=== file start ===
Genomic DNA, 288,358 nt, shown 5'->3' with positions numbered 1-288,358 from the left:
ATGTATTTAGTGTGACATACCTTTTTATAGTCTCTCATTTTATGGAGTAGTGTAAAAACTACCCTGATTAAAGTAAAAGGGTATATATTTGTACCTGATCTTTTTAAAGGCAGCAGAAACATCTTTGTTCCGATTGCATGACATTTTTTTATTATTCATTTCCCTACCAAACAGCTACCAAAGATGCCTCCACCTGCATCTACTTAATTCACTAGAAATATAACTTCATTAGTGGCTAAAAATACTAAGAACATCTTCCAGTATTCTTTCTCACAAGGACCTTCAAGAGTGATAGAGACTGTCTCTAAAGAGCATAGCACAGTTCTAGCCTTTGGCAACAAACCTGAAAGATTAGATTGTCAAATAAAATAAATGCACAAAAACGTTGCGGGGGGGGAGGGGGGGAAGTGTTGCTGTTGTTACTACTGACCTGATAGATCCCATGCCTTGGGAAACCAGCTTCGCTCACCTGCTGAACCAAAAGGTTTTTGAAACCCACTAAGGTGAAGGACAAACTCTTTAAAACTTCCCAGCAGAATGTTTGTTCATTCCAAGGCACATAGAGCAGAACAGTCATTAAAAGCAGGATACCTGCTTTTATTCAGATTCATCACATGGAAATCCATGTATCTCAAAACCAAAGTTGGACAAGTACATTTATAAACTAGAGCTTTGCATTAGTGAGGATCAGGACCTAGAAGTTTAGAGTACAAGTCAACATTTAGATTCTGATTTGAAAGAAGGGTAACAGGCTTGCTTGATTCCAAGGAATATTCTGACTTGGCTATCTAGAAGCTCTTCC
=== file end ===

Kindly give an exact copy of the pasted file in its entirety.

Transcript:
Genomic DNA, 288,358 nt, shown 5'->3' with positions numbered 1-288,358 from the left:
ATGTATTTAGTGTGACATACCTTTTTATAGTCTCTCATTTTATGGAGTAGTGTAAAAACTACCCTGATTAAAGTAAAAGGGTATATATTTGTACCTGATCTTTTTAAAGGCAGCAGAAACATCTTTGTTCCGATTGCATGACATTTTTTTATTATTCATTTCCCTACCAAACAGCTACCAAAGATGCCTCCACCTGCATCTACTTAATTCACTAGAAATATAACTTCATTAGTGGCTAAAAATACTAAGAACATCTTCCAGTATTCTTTCTCACAAGGACCTTCAAGAGTGATAGAGACTGTCTCTAAAGAGCATAGCACAGTTCTAGCCTTTGGCAACAAACCTGAAAGATTAGATTGTCAAATAAAATAAATGCACAAAAACGTTGCGGGGGGGGAGGGGGGGAAGTGTTGCTGTTGTTACTACTGACCTGATAGATCCCATGCCTTGGGAAACCAGCTTCGCTCACCTGCTGAACCAAAAGGTTTTTGAAACCCACTAAGGTGAAGGACAAACTCTTTAAAACTTCCCAGCAGAATGTTTGTTCATTCCAAGGCACATAGAGCAGAACAGTCATTAAAAGCAGGATACCTGCTTTTATTCAGATTCATCACATGGAAATCCATGTATCTCAAAACCAAAGTTGGACAAGTACATTTATAAACTAGAGCTTTGCATTAGTGAGGATCAGGACCTAGAAGTTTAGAGTACAAGTCAACATTTAGATTCTGATTTGAAAGAAGGGTAACAGGCTTGCTTGATTCCAAGGAATATTCTGACTTGGCTATCTAGAAGCTCTTCC